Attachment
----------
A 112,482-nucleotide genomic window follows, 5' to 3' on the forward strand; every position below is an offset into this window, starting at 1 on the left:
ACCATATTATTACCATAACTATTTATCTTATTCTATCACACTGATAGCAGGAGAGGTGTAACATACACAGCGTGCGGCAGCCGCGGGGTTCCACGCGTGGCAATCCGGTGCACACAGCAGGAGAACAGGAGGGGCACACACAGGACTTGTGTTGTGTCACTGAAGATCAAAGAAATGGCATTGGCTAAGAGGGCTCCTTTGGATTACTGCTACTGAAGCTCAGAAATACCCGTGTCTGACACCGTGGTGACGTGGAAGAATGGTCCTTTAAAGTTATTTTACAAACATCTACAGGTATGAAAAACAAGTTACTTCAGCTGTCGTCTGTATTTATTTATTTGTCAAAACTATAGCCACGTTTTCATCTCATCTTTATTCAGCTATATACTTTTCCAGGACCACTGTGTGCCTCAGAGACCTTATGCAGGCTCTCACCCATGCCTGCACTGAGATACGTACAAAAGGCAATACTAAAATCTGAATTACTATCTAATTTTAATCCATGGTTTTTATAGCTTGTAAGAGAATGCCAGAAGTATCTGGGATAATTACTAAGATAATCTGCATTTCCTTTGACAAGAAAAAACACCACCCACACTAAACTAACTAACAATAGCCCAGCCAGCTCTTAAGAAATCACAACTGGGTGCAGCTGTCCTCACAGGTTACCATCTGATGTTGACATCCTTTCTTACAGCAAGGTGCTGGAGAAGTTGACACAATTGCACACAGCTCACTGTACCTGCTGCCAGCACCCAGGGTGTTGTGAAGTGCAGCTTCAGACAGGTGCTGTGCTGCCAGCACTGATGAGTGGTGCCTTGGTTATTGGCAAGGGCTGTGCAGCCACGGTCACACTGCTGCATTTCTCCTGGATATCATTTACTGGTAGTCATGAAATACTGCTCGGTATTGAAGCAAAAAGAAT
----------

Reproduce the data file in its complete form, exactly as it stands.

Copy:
A 112,482-nucleotide genomic window follows, 5' to 3' on the forward strand; every position below is an offset into this window, starting at 1 on the left:
ACCATATTATTACCATAACTATTTATCTTATTCTATCACACTGATAGCAGGAGAGGTGTAACATACACAGCGTGCGGCAGCCGCGGGGTTCCACGCGTGGCAATCCGGTGCACACAGCAGGAGAACAGGAGGGGCACACACAGGACTTGTGTTGTGTCACTGAAGATCAAAGAAATGGCATTGGCTAAGAGGGCTCCTTTGGATTACTGCTACTGAAGCTCAGAAATACCCGTGTCTGACACCGTGGTGACGTGGAAGAATGGTCCTTTAAAGTTATTTTACAAACATCTACAGGTATGAAAAACAAGTTACTTCAGCTGTCGTCTGTATTTATTTATTTGTCAAAACTATAGCCACGTTTTCATCTCATCTTTATTCAGCTATATACTTTTCCAGGACCACTGTGTGCCTCAGAGACCTTATGCAGGCTCTCACCCATGCCTGCACTGAGATACGTACAAAAGGCAATACTAAAATCTGAATTACTATCTAATTTTAATCCATGGTTTTTATAGCTTGTAAGAGAATGCCAGAAGTATCTGGGATAATTACTAAGATAATCTGCATTTCCTTTGACAAGAAAAAACACCACCCACACTAAACTAACTAACAATAGCCCAGCCAGCTCTTAAGAAATCACAACTGGGTGCAGCTGTCCTCACAGGTTACCATCTGATGTTGACATCCTTTCTTACAGCAAGGTGCTGGAGAAGTTGACACAATTGCACACAGCTCACTGTACCTGCTGCCAGCACCCAGGGTGTTGTGAAGTGCAGCTTCAGACAGGTGCTGTGCTGCCAGCACTGATGAGTGGTGCCTTGGTTATTGGCAAGGGCTGTGCAGCCACGGTCACACTGCTGCATTTCTCCTGGATATCATTTACTGGTAGTCATGAAATACTGCTCGGTATTGAAGCAAAAAGAAT